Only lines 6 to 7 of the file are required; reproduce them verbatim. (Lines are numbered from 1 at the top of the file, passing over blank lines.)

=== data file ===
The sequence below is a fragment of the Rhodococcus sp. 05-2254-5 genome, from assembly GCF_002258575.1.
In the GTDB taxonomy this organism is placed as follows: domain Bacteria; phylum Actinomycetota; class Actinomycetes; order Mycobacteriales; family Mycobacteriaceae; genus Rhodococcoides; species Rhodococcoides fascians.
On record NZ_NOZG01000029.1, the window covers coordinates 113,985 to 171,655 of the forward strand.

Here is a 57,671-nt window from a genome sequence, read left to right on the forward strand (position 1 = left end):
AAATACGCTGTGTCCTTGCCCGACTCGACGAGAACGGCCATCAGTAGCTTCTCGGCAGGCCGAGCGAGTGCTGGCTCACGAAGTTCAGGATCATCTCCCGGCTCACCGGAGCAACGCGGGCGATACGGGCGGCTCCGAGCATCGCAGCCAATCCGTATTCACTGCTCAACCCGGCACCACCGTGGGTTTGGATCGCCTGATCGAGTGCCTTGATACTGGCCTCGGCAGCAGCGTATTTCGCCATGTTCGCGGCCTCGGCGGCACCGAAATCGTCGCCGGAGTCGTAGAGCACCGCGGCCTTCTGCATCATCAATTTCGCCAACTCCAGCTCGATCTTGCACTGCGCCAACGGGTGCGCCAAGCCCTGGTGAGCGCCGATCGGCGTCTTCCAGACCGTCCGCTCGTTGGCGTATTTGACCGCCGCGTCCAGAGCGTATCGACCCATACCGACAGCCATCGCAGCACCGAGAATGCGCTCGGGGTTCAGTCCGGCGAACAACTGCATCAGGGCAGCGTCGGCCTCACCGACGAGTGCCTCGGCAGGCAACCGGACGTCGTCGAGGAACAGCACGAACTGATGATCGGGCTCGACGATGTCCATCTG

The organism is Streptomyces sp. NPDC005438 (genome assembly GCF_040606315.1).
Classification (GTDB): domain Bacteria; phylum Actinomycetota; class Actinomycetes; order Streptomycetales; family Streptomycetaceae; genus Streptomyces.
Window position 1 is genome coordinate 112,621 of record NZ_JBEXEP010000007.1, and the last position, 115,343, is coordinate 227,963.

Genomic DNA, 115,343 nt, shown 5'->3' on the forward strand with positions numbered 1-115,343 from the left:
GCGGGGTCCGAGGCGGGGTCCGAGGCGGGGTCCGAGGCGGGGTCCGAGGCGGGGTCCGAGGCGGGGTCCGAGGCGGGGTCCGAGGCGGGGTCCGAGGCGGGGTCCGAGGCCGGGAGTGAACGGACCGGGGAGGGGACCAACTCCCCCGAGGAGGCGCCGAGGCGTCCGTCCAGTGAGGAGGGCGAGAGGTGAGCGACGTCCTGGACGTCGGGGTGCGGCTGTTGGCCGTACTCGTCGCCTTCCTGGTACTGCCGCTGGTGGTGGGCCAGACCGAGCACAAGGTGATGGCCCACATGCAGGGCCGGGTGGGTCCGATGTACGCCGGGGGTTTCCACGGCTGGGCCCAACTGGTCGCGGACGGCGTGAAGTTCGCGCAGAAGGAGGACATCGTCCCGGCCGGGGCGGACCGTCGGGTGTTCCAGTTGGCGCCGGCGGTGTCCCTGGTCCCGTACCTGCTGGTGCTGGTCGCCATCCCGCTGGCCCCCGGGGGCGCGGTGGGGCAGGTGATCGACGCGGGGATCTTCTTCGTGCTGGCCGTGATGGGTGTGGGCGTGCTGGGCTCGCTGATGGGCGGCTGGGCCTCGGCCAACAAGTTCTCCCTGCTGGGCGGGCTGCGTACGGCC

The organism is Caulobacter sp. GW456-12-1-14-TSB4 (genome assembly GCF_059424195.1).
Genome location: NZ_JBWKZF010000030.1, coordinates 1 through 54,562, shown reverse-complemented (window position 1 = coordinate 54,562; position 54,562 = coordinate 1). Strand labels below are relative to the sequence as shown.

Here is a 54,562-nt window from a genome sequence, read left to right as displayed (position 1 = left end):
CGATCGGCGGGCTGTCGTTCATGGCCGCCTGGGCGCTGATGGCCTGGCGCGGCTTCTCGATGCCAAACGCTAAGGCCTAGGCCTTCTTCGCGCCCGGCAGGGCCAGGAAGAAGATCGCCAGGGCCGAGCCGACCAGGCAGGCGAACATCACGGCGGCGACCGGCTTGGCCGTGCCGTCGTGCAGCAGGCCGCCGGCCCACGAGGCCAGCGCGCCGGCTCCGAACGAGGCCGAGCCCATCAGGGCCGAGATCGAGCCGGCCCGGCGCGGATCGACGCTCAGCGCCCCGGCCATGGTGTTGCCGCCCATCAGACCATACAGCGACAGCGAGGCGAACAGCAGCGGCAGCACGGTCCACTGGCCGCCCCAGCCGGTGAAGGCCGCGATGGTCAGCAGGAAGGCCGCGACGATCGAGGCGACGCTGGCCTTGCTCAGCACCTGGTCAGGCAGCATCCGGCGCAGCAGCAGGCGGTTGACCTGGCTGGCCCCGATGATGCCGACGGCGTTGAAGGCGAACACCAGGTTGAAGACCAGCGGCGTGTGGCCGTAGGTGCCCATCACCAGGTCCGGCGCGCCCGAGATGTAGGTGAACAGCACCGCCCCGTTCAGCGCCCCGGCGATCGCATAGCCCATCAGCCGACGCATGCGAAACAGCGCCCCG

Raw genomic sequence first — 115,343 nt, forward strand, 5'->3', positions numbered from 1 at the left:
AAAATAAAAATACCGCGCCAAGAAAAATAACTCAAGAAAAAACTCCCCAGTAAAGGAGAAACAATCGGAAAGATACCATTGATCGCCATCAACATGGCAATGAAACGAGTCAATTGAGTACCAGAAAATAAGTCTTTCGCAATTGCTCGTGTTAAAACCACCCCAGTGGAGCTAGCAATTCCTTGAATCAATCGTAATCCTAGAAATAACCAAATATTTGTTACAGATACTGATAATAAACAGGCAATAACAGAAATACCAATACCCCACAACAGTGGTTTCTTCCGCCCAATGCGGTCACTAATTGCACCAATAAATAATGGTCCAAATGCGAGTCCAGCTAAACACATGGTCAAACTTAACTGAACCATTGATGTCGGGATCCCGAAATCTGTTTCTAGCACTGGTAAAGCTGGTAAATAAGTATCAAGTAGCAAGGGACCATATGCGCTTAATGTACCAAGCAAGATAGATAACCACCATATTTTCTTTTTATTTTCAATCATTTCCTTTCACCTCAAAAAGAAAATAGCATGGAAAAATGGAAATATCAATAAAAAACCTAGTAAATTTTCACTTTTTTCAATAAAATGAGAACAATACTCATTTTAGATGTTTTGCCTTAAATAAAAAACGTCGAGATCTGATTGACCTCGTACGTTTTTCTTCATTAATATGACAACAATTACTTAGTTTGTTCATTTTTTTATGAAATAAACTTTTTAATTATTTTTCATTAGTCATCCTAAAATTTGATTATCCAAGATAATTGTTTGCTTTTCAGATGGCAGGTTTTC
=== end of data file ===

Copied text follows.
The organism is Streptomyces sp. NPDC005438 (genome assembly GCF_040606315.1).
Classification (GTDB): domain Bacteria; phylum Actinomycetota; class Actinomycetes; order Streptomycetales; family Streptomycetaceae; genus Streptomyces.